Joyce E. Johnson (2014)

Ancient Family History   11 comments

Below is my submission for this week’s Daily Post Writing Challenge Full Tanka

http://dailypost.wordpress.com/dp_writing_challenge/full-tanka/ 

 

I pulled from the box

old photos; dour faces

staring back at me;

There is not one, a smile; but

just their sad look that graces

 

our new family

seeking ancient history;

For all they will have

is what is left to pass on

in this box of old faces

 

so I pulled it out

and began with my long search

looking for good clues

but learned it was not to be

so easy once I started

 

so I shoved it all

back into the dusty box

where they all remain

together even this day

sealed inside their box coffin

_______________

Footnotes on the above Tanka poems. This story poem is true fiction in the literal sense as I actually have over 30 years of successful family genealogy on my paternal grandfather’s German family from Russia with boxes full of not just photos of ancestors but piles and stacks of documents and many other resources used throughout the years as well as membership into one of the leading German Russian genealogy organizations. So, even though this story is fiction, my own family is not, and has a long heritage of Germans from Russia.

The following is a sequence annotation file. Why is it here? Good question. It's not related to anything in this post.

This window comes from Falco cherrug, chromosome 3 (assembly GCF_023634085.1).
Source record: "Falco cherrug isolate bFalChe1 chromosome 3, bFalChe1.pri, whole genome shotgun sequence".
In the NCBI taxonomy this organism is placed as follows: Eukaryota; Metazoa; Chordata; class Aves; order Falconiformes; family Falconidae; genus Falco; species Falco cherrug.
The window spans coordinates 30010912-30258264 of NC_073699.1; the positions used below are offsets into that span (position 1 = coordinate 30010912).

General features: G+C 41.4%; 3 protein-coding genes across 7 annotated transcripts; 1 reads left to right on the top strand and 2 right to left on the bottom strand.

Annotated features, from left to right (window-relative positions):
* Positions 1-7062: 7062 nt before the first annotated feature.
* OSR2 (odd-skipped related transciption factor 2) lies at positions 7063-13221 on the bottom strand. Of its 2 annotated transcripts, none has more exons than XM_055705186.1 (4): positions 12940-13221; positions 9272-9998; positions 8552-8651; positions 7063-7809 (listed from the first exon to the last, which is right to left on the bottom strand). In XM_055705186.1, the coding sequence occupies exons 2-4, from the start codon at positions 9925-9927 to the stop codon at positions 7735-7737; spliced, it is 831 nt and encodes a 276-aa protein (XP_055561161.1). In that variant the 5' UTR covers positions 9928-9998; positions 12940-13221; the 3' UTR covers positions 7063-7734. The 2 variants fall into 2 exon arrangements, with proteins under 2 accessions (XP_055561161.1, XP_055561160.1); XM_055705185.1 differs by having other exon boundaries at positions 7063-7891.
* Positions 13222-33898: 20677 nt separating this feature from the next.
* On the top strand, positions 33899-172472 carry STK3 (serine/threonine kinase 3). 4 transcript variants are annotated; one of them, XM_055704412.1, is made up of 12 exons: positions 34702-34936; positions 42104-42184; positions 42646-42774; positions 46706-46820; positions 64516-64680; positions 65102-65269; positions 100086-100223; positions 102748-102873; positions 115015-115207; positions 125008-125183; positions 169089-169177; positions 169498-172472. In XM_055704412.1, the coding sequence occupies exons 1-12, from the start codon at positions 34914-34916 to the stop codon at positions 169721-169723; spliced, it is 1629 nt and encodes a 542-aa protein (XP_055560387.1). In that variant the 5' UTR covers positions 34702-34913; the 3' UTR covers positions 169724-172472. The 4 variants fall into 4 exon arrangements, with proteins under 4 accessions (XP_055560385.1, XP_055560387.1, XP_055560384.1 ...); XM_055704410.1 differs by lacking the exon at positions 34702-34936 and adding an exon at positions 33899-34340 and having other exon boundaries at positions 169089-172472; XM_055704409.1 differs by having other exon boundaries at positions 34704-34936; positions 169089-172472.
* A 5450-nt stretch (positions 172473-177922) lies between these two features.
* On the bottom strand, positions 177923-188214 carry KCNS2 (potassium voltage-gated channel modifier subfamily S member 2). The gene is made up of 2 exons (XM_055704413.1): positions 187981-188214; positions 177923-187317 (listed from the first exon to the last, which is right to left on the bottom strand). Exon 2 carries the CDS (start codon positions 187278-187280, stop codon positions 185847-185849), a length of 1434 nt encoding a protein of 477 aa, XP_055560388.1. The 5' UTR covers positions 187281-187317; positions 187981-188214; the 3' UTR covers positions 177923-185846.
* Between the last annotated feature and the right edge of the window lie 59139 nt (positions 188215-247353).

Joyce E. Johnson (2014)


Farewell Sweet Summer   2 comments

Originally posted on REFLECTIONS:

Autumn leaves

Autumn leaves; this photo is one I took a year ago at the peak of Autumn.

Farewell sweet summer

nights, when a crickets’ chorus

sings to dark, cool skies

and lulls my slumbering eyes.

When through my window, a breeze

turns to early dew

and blooms shiver in the morn,

and the rising sun

brings a cold brisk autumn chill.

With the change of season comes

colorful array

of trees that shed their bright coats

now red, amber, gold,

and the harvest’s bounty grown

in abundance on the ground

gathered up and sold

to town markets all around

with baskets full of

ripe cornucopia found.

Farewell to sweet summer’s end.

___________________

Joyce E. Johnson (2014)

View original

Posted August 31, 2014 by Joyce Johnson in My Writings